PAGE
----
Adam's new book project explores the broader pan-African tradition out of which Garveyism emerged. In the 20th century, spurred in large part by Garveyism, this tradition evolved into a revolutionary movement that played out over several decades. Pan-Africanism is typically portrayed in histories of the 20th century as an elite-driven, intellectual project that was overshadowed by the mass mobilizations of the civil rights struggle in the United States and the independence struggles in Africa and the Caribbean. Dr. Ewing’s project demonstrates that the pan-African movement had its own popular tradition—one stretching back to the inauguration of the Atlantic slave trade—that was crucial in propelling the Black liberation struggle. This was a popular politics rooted not only in cooperation—between Black people, Black organizations and Black nations—but more crucially in the effort to refuse the Eurocentric project of universalism and globalization and to build a new order grounded in the principles of anti-racism, cultural self-determination and economic equality. This revolutionary thrust was propelled by communities stretching throughout the African diaspora: by African, West Indian, and Black American migrants; by revivalists from the Congo, Jamaica, and Detroit; by urban rebels in U.S. cities, asafo groups in the colonial Gold Coast (Ghana) and booksellers in London. The defeat of this movement in the 1960s and 1970s and the revival of global White supremacy left the Black liberation struggle unfinished. It provides the backdrop and the explanation for the emergence of the Black Lives Matter movement and the resurgence of White nationalism in our own time.

October Events at the HRC
For a complete list of all HRC events, please click here.

HRC Residential Fellowships

Annual Theme, 2021-22: “Race, Ethnicity, and Social Justice”
Residency Semester: Spring 2022
Deadline: October 18, 2021

We invite applications for faculty residential fellowships at the HRC. The selected residential fellows will form an intellectual community of faculty of diverse academic ranks and departmental affiliations who will contribute to and learn from each other’s work by developing research projects related to this year’s theme: “Race, Ethnicity, and Social Justice.” The HRC is interested in fostering interdisciplinary work, both within the humanistic disciplines, and between the humanities, the arts, and the social and natural sciences.

Application information on the HRC website: 

Community Learning Opportunities: Humanities Events at VCU and around RVA
RVA Humanities Related Events

October 1, 2021
Qué Pasa Festival?: Celebrate Hispanic Heritage Month. More info here

October 2, 2021
Richmond Vegetarian Festival. More info here.

October 3, 2021
VA State Fair - Doswell

October 4-10, 2021
RVAFW Fall Fashion week 2021. More info here.

October 6, 2021
Virginia Humanities. Blacksburg Library: Edgar A Long Book Launch, 6 p.m. More here.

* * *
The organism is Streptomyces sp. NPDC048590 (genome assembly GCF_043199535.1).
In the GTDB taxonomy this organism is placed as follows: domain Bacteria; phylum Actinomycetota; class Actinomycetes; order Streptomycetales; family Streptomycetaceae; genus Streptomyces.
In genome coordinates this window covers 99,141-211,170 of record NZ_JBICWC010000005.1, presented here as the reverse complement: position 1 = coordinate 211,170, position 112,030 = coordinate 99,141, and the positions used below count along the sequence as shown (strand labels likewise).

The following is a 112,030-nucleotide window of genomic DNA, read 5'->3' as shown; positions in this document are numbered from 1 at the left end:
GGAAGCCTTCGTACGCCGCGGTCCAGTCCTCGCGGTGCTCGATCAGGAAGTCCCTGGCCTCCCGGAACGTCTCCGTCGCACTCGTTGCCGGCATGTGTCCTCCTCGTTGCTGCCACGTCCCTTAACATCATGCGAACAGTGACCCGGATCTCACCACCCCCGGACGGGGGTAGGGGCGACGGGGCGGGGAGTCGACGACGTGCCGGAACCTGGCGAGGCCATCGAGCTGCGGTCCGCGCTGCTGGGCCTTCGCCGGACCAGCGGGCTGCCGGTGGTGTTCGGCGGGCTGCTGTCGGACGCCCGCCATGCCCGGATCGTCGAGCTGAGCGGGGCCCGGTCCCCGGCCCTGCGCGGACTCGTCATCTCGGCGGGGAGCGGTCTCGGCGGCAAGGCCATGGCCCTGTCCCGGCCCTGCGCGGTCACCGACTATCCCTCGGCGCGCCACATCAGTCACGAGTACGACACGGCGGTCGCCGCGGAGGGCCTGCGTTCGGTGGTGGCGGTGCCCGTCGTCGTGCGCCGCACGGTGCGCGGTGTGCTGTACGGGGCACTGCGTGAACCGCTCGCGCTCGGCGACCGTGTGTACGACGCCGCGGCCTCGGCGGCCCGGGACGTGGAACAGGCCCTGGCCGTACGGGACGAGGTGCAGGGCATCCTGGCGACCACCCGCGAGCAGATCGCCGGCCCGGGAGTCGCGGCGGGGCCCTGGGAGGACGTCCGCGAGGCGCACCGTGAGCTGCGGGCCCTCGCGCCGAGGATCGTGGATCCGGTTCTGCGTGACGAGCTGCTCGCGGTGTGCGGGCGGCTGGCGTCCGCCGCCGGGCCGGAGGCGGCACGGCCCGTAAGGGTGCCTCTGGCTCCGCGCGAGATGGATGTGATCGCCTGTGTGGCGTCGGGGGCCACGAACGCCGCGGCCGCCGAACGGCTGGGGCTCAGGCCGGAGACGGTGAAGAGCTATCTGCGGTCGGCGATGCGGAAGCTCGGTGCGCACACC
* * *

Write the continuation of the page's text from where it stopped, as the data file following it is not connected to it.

October 8-10, 2021
Richmond Folk Festival - Brown’s Island, 1:30 p.m. - 9 p.m.

October 9, 2021
25th Annual Glen Allen Day Fair, Meadow Farms Museum, 10 a.m. - 3 p.m.

October 10, 2021
The ICA: Kutunza Kila Mmoja (Taking Care of Each Other). October 10, 2021 - December 17, 2021

October 15, 2021
Would I Lie to You? Mural Walks - Richmond. More info here. 

October 16, 2021
Virginia Center for the Book at the Jefferson School City Center - Bookbinding Core Skills: Fall 2021 Session. Register here

October 16, 2021-November 21, 2021
“Museums on Main Street” - Danville. More info here.

October 20-24, 2021
VMFA: Fine Arts and Flowers 2021, 4 p.m. - 7 p.m. 

October 30, 2021
History in Focus: Cemeteries - Meadow Farm Museum, 1 p.m. - 4 p.m.
The Humanities Research Center is proud to support the 5th Annual Film Festival, "Pocahontas Reframed," the only Indigenous Film Festival on the East Coast. You can learn more about it here.

In September 2021, thousands of Haitian migrants began crossing the Rio Grande and camping in Del Rio, Texas, seeking asylum from the United States government. Instead, they faced the whips of border patrol agents and deportation orders from the Biden Administration. How do we make sense of this response?

Although people living in the United States are taught very little about Haiti, the fates of the two countries have long been intertwined--by Atlantic slavery, by the American and Haitian Revolutions, by U.S. imperialism and colonial occupation, by a global political economy that encourages the flow of capital, polices the movement of migrants, and creates widening inequalities. These connections reflect the persistence of White supremacy as an organizing principle and as a barrier to creation of more equitable and just global order.

Join VCU African American Studies professors Mignonne Guy and Adam Ewing for a conversation about Haitian migrant crisis and its roots.

When: Monday, October 4, 6:00PM
Where: ZOOM:

Would you like to propose an event, workshop, grant application or working group for the HRC in the future? Email Cristina Stanciu at